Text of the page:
In 663 BC, King Ashurbanipal of the Assyrian Empire invaded Egypt and sacked the city of Waset (located in modern day Luxor on the Nile River).
Ashurbanipal vanquished the city, purportedly seizing more than 75 metric tons of silver for his personal collection.
At the time in the ancient world, the prevailing ratio between gold and silver was 1:2. In other words, 75 metric tons (= 75,000 kilograms) of silver was worth 37,500 kilograms of gold, equal to $1.76 billion in today’s money.
That 1:2 gold/silver ratio had held for thousands of years across Persia, Mesopotamia, and Ancient Egypt, possibly since as early as 3,000 BC.
But over time it has changed periodically.
By the time of Alexander the Great in the 300s BC, the Gold/Silver ratio had shifted to 1:13. Mining techniques had advanced at that point, so the ancients were able to produce higher volumes of silver than ever before.
Under Julius Caesar in Ancient Rome, one ounce of gold was worth 12 ounces of silver. In the time of Mohammed and the early days of the Islamic Caliphate in the 600s, the ratio was 1:16.
Even in the early history of the United States, the Mint and Coinage Act of 1792 established a gold/silver ratio 1:15.
(According to the law, one US dollar is defined as 1.604 grams of pure gold, or 24.1 grams of pure silver. So those pieces of paper in your wallet are not technically US dollars, but ‘Federal Reserve Notes’.)
In our modern times, the ratio average is around 55 ounces of silver per ounce of gold.
Much of this is due to continual improvements in mining techniques– it’s a lot easier to mine than it was 5,000 years ago, so the ratio is more indicative of the natural abundance of these metals in the Earth’s crust.
But the gold/silver ratio also fluctuates from time to time based on market conditions.
Gold is pretty unique; while there’s a fair amount of demand for gold from the jewelry industry, and a bit of gold used in industrial production, the key driver of gold demand is from investors, foreign governments, and central banks.
When times are tense, people buy gold and the price goes up.
And as we’ve been discussing, foreign central banks are starting to dump their US dollars for gold, scooping up hundreds of metric tons of the stuff.
But silver is different.
Less than 20% of silver demand is from investors– usually smaller, retail investors. Because it’s so much less expensive than gold, most foreign central banks and governments don’t even bother buying silver. They only buy gold.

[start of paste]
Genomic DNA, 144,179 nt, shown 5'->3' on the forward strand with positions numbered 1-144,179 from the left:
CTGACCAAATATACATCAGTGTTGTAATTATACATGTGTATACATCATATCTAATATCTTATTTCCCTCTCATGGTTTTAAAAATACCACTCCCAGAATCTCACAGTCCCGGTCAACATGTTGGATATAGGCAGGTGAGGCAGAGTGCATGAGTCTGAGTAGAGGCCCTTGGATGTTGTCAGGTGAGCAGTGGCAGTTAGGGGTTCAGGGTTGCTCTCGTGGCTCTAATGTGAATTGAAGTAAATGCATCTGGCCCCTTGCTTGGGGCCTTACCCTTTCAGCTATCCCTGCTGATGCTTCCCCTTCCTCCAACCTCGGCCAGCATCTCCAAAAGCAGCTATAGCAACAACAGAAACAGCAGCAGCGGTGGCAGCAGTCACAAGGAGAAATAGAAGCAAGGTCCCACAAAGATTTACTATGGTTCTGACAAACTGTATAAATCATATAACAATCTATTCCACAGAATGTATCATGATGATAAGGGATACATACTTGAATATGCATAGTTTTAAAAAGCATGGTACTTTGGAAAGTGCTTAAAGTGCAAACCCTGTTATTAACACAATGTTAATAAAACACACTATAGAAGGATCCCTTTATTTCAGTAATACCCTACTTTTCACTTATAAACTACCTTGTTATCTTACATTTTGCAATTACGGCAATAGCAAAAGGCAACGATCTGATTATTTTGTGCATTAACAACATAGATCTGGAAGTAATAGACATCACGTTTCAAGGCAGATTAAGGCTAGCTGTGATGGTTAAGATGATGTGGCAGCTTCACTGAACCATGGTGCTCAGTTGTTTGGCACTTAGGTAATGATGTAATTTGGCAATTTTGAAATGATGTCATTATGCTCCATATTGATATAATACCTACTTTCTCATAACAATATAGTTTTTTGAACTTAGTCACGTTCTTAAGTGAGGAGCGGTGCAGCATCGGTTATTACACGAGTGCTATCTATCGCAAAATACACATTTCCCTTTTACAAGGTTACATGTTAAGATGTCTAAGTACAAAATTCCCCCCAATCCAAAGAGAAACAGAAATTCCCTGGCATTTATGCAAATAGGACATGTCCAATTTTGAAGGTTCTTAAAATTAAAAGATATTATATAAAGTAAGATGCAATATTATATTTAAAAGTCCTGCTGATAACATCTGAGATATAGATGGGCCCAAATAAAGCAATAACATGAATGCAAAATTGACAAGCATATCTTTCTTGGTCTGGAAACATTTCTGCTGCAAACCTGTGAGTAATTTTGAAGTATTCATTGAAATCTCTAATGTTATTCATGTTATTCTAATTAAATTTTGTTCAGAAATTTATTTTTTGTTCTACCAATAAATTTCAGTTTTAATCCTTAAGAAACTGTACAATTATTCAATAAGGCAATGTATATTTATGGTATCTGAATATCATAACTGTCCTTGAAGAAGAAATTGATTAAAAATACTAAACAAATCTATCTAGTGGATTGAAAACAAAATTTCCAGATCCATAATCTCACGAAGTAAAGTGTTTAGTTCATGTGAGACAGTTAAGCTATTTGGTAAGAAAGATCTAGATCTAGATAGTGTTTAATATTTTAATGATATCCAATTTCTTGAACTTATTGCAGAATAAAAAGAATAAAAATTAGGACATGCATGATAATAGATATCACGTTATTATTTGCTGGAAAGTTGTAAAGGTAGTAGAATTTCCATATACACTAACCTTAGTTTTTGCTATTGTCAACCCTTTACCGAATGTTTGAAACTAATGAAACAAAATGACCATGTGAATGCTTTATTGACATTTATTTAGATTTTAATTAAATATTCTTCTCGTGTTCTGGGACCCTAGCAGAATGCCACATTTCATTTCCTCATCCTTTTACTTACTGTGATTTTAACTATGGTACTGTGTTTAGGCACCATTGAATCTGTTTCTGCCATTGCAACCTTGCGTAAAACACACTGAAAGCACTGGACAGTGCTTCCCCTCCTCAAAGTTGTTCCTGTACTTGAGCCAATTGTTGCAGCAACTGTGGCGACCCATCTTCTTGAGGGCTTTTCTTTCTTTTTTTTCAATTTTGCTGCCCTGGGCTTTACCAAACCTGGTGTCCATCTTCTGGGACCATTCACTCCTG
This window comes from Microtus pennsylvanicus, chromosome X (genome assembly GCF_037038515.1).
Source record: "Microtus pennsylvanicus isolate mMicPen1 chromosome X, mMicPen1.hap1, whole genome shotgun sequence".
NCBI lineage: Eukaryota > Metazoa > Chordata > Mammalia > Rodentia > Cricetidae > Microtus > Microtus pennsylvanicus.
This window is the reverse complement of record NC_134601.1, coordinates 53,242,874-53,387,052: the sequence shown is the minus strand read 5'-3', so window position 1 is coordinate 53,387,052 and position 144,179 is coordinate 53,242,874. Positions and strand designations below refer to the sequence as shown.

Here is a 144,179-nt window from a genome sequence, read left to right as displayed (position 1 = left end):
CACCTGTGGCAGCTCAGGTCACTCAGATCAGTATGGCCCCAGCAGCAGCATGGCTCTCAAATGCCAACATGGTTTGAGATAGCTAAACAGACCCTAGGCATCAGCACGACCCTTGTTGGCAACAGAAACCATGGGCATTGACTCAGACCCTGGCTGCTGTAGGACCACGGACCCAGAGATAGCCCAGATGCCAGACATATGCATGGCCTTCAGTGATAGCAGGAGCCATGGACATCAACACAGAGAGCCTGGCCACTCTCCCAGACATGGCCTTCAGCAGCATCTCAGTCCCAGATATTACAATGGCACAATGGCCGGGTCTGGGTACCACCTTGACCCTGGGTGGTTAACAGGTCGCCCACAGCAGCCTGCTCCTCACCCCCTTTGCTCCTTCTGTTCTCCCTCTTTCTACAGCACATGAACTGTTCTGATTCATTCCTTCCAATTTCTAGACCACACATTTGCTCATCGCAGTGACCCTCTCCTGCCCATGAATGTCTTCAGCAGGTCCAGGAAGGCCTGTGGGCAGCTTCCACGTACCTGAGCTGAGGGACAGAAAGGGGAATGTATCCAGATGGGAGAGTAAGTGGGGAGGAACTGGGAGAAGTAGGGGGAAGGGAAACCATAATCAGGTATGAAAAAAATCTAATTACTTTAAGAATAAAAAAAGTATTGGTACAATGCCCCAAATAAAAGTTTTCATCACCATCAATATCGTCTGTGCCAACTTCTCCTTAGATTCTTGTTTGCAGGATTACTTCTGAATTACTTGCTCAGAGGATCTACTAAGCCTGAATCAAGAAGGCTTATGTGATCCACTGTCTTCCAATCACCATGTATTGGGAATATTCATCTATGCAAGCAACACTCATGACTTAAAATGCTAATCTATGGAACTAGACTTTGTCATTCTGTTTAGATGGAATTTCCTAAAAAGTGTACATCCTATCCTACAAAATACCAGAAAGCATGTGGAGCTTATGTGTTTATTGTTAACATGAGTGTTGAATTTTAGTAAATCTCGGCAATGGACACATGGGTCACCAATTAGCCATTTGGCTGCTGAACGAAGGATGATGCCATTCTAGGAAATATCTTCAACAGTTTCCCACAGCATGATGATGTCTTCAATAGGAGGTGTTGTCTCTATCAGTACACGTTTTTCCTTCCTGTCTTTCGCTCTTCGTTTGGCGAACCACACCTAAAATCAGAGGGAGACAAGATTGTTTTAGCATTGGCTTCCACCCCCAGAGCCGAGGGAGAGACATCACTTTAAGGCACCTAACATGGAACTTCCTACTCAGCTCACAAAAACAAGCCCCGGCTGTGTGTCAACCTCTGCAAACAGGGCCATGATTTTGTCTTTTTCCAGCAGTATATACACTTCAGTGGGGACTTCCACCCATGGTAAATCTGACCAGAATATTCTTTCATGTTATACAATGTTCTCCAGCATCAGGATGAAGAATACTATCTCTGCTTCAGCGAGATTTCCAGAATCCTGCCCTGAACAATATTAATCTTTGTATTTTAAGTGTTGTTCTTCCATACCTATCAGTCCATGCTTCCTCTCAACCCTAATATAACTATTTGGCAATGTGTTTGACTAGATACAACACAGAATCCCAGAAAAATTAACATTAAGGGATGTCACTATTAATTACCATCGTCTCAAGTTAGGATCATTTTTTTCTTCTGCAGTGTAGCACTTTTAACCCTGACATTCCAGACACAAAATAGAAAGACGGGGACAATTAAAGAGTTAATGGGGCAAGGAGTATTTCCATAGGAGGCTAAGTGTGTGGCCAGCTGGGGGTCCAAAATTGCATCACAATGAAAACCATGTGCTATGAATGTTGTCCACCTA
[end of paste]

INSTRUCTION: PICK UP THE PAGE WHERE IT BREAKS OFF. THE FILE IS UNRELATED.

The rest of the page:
The primary driver of silver demand is jewelry and technology; silver is used in a variety of industrial applications like batteries, water purification, semiconductors, and dental equipment.
This is an important distinction to understand: in a difficult economy, demand for silver from industry and jewelry will likely DECREASE, causing silver prices to fall.
With gold, on the other hand, a monetary crisis, trade dispute, war, etc. would likely cause gold prices to increase.
But don’t write off silver just yet.
The Gold/Silver ratio right now is around 1:84… that’s 84 ounces of silver per ounce of gold, close to an all-time high.
Over the past decade it’s been as low as 32 and as high as 93. So it stands to reason that a correction may be in order.
There is, of course, no fixed requirement that the gold/silver ratio maintain a certain level. It could go to 100… or even 1,000. Or go back to 1:15.
But just as I’ve been arguing for the last 12+ months that gold prices should be heading higher (and they’re more than 30% higher since I started writing this), silver could also move quite a bit higher.
First– while investor demand isn’t the primary driver, it would be foolish to dismiss this factor.
Investor demand is currently low. According to data from the US Mint, the average number of one-ounce Silver Eagle coins sold over the last three years is HALF as much as the average sales from the previous eight years.
Bottom line, investors aren’t as interested in silver as they used to be. And that’s usually a good time to start thinking about buying an asset.
Simultaneously, central banks around the world keep slashing rates and printing money.
Even in the United States, which is supposed to have a ‘tremendous’ economy, the central bank has turned once again to Quantitative Easing, and recently announced that they would print more than $60 billion per month to buy US government bonds.
Another key fact in this analysis is that silver production is falling.
Most of the gold that is mined ends up sitting in a vault somewhere, or in someone’s jewelry drawer. So as mining companies pull more gold out of the ground each year, that supply increases.
But with silver, most of the silver mined this year will be used up in industrial production. So the companies that make fancy tableware or dentists’ drills will need new supplies of silver next year in order to manufacture more product.
If those companies are growing, they’ll need even more silver… so, as long as the global economy generally keeps growing, industrial silver demand should keep growing.
But silver production is actually falling… so silver prices should increase as a result.
And because central banks are simultaneously printing tons of money, prices could increase even more due to renewed investor interest.
Like I said, silver is pretty much dead right now. US Mint sales figures show there’s very little investor demand. That makes now a great time to start thinking about silver– BEFORE it becomes popular again.
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